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Modern autofocus is a remarkable thing. Not only can it lock onto stationary subjects within milliseconds but also it can track subjects moving at high speed in almost any direction. No matter which make or model, even the cheapest of modern cameras have great autofocus.
There is a slight problem, though. Although the focus is automatic, the photographer still has to tell the camera which mode to focus in. For stationary subjects, we generally use the S Mode and for moving subjects the C Mode.
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- S Mode – Single shot, the autofocus will lock on a half press of the shutter button and not change.
- C Mode – Continuous, the autofocus will lock on a half press of the shutter but continue to adjust and lock onto a moving subject until the shutter is fired.
Both of these modes are tied to the shutter button; the problem is, so is auto exposure. A half press of the shutter button not only focuses the camera but also locks the exposure.
What if we want to lock the exposure and lock the focus to separate subjects? What if we want to be able to quickly change from S to C mode without fiddling around for a lever on the front of our camera?
Fortunately, there is an answer, Back Button Focus.
What Is Back Button Focus?
The term sums up exactly what back button focus is, very simply it’s a matter of assigning one of the plethora of buttons most cameras have on the back of their bodies to carry out an autofocus function.
On many cameras, you can assign any button for focus. However, for back button focusing to be efficient, you need to assign a button that is comfortable and instinctive. Usually, this going to lie under the thumb of your right hand. As your index finger is triggering the shutter, your thumb should be on the back focus button.
One of the best options for assigning the focus is the AE/AF button. In normal mode, this works in the same way as a half press of the shutter button, but by assigning it to back button focus, we can dedicate it solely to autofocus.
How Do I Set Up Back Button Autofocus?
On the vast majority of cameras, back button focus is not set by default; you will need to set it up manually. This procedure can vary not only from make to make but from model to model. As a general rule, the back button setting will be found in the customisation section of your camera’s menu system.
Camera manuals are often not the easiest way to find out how to set this, but there is almost certain to be a good Youtube video for your specific make and model of camera. So what are the advantages of shooting with back button focus?
The Ability To Lock Focus and Exposure Separately
This is a really important reason to use back button focus. It can be useful in so many different scenarios. Imagine shooting a person on a beach with a stormy cloudscape behind. You have fill-in flash to light the subject but want to expose for the clouds behind. With autofocus set to the shutter, focus will lock on the clouds when you read them for exposure.
With back button focus set, you press and hold the back button to focus on the subject, move the camera and lock exposure to the sky with a half press of the shutter, then return to your final composition. It might feel unnatural at first, but with a little practice, the technique will soon become instinctive.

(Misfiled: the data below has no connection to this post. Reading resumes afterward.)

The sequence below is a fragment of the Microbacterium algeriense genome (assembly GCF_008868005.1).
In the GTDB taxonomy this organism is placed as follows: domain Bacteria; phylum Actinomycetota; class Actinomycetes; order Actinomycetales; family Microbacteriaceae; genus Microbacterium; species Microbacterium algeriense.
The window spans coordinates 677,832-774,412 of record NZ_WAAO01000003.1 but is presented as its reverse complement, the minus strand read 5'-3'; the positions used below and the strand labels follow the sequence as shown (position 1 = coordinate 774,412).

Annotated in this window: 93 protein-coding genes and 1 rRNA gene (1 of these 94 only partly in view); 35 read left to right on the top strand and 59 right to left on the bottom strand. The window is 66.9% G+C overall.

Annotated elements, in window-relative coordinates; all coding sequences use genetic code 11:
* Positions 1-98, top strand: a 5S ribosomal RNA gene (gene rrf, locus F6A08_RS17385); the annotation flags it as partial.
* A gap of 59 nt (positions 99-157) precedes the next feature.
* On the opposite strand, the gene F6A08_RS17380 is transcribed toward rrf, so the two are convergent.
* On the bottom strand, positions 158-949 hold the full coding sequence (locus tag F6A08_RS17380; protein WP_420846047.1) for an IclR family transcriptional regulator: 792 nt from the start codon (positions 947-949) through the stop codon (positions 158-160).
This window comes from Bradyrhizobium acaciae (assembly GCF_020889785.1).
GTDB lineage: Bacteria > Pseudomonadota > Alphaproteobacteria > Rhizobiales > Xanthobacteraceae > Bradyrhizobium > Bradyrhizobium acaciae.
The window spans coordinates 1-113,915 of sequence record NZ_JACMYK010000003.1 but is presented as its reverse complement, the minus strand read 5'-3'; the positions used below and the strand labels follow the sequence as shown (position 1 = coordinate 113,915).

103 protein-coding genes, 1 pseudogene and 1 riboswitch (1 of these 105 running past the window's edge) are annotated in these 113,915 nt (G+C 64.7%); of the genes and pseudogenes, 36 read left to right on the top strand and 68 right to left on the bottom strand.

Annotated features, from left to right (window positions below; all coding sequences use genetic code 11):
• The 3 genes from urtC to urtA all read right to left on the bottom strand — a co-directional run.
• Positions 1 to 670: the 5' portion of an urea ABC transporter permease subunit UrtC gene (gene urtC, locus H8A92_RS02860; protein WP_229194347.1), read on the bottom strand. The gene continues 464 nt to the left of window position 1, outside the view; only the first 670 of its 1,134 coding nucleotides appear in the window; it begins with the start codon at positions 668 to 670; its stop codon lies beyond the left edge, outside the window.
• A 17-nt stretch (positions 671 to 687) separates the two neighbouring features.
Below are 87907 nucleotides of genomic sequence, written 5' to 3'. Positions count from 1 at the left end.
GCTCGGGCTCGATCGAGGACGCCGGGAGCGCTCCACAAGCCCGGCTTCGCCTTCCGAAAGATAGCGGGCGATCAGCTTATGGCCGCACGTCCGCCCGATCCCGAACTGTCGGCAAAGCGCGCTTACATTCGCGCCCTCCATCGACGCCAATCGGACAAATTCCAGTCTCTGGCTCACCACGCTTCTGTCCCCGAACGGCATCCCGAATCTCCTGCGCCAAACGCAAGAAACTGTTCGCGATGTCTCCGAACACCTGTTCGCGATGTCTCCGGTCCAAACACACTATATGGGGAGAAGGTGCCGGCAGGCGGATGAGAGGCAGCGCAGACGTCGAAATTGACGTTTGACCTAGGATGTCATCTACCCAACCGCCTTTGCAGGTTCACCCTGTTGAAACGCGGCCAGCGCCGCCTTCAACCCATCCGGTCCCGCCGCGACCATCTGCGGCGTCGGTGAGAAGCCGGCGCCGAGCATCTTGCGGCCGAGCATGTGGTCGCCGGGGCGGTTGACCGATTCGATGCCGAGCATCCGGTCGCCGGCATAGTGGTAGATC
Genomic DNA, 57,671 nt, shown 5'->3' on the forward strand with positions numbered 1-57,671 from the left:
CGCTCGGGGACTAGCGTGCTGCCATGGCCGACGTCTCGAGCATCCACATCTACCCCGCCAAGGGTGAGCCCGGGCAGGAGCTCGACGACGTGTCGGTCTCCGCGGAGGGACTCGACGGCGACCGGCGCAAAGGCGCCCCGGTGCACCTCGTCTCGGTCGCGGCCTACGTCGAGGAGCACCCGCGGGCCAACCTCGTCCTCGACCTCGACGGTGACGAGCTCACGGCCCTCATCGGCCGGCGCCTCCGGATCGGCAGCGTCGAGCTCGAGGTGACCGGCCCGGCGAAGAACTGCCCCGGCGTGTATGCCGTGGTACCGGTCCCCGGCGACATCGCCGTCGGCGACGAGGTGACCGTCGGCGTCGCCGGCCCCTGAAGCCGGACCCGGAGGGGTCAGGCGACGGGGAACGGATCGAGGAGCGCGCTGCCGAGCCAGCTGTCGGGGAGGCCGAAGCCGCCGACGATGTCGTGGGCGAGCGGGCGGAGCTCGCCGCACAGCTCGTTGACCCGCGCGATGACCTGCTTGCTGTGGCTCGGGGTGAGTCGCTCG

The Focus Remains Locked After Exposure
Another useful feature, especially if shooting multiple shots of the same subject. By keeping your thumb pressing the back button, you can quickly recompose a shot and keep the focus locked to your original point. This might sound minor but if you are shooting, for example, a group of people and want to run over several quick shots from slightly different angles, keeping focus this way can be a very useful function.
Quick Switching Between Continuous and Single Modes
One of the problems we mentioned at the top was the need to switch between single shot and continuous mode depending on your subject matter. Using back button focus can get around this problem. Here’s how.
With your back button set, set your focus mode to continuous. This is usually done via a switch on the front of the camera body or the lens barrel. Now when you press and hold the back button, you will get continuous focusing. Pressing the shutter will simply take shots and not focus.
If your subject matter stops moving, you can release the back button, then press it once to focus all while keeping the shutter firing. This is a very useful function for sports and wildlife photography where the subject will be moving erratically.
Another beneficial and underrated aspect of back button focus is the ability to manually override your focus. You can press the back button once to focus on your subject, then fine tune the focus manually using the lens’s focus ring. When you press the shutter button, the camera will not attempt to refocus from your manual adjustment. This can be very useful in focus-critical scenarios such as macro and shallow depth of field.
Back button focus is an often overlooked yet very powerful feature of your camera. Separating the focus from the shutter and exposure gives you much more flexibility over auto and manual focus modes.
When you first set up a back button, you might find the whole experience a little alien. This is only natural as you will be accustomed to focussing through the shutter button. However, with perseverance, you will soon find the many advantages of using a back button and your use of it will become instinctive. It’s well worth giving it a try.